I love going to our Services & Sourcing Forum. As always, our event in Chicago was a great experience. In many ways it’s the highlight of my year as Research Director of the Sourcing & Vendor Management team. The forum takes almost a full year to pull together: picking topics, finding speakers, preparing content…all in the hopes we can help our clients learn something that will help them do their jobs better.
And in return for all that work, the SVM team always learns something too. The attendees, generally senior sourcing execs from big companies, are so willing to share their experiences with us and with each other that I always leave the forum feeling productive and smart and humble. Smart because I leave knowing we provided great content but humble because I always realize at the forum how much I still don’t know (or know well enough).
What did I learn this year? Here are some key nuggets (in no particular order or pattern):
- If you want innovation make a list of your top five challenges as a business, then give that list to your vendor’s research or product management group (this advice from Dev Mukherjee, President of Toys and Seasonal Business, Sears Holdings).
- Sourcing teams struggle most on software negotiations rather than hardware or services, because its cost basis is not as clear as the other two (from one of our Forrester Leadership Board members).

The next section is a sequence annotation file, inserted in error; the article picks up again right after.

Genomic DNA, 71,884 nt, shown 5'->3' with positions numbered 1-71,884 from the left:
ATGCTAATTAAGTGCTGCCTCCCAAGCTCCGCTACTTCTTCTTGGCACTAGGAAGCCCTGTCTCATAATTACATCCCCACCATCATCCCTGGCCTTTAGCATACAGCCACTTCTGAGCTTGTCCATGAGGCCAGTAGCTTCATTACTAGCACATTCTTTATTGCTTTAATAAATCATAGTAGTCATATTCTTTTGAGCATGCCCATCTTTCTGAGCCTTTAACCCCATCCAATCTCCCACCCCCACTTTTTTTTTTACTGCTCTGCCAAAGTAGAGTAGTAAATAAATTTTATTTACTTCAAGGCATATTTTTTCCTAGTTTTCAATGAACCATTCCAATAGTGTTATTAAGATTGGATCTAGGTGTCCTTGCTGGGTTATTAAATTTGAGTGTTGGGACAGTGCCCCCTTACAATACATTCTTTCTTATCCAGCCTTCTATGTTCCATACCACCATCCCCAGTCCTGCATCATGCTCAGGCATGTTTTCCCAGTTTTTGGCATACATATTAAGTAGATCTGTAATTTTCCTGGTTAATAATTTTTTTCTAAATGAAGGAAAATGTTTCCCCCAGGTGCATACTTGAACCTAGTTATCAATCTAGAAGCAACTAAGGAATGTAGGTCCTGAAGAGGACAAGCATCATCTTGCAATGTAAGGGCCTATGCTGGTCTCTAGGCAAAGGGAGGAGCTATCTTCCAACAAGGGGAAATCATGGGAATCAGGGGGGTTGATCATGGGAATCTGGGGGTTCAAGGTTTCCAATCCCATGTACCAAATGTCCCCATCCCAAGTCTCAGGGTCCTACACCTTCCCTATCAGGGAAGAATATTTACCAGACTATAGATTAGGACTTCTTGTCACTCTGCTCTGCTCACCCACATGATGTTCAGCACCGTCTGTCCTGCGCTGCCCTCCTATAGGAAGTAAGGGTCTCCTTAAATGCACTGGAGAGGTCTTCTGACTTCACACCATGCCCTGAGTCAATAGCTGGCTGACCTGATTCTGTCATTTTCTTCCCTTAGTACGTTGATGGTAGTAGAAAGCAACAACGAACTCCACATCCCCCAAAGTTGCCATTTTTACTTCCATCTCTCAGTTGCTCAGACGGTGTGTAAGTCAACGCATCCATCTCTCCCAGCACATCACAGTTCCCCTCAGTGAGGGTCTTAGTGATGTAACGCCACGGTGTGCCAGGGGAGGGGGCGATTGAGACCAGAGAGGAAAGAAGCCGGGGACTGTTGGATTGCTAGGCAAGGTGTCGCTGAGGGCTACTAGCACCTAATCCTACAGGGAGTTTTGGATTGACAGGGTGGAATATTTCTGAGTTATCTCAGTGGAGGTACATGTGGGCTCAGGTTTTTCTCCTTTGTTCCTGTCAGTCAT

- Vendor risk is still a hot topic. When building a vendor management group remember that having a good process lets you then systematically decide how you are going to streamline those processes with compromising your outputs (from Dave Higham, Director of Vendor Management Services, Russell Investments).
- Smart companies teach their vendors. I mentioned this in my keynote and several attendees talked to me about it afterwards. Telling your vendor where your company is going and what you’re going to need doesn’t take away your negotiating leverage: it makes your vendor more interested in helping you get to your goal.
On the flip side, what got attendees’ attention?
- Managed services. This was a hot topic during keynote Q&As, track sessions, our action workshop, and at networking breaks. Big companies want to get out of the labor-based services game and move to an outcome-based model. (Despite attendees’ uncertainty about what a fair price is for a service when you can’t necessarily deconstruct the cost basis.)
- Multisourcing. Often in relation to moving to managed services, attendees could not get enough content around doing multisourcing right and getting the most value from using multiple providers.
- Vendor risk and governance. Vendor viability is only becoming a bigger issue. Earlier this year, the question was “will my provider survive the recession?” During the conference it was “should I stay with my provider that just got acquired (this on the heels of ACS and Perot being acquired by Xerox and Dell respectively), “how can I judge vendor viability in a cloud model if profitability depends on volume,” and “can I make sure my vendor didn’t quote me an unsustainably low price?”
For those readers that attended the Forum, feel free to add your top takeaways in the comment section.
Christine Ferrusi Ross, Vice President and Research Director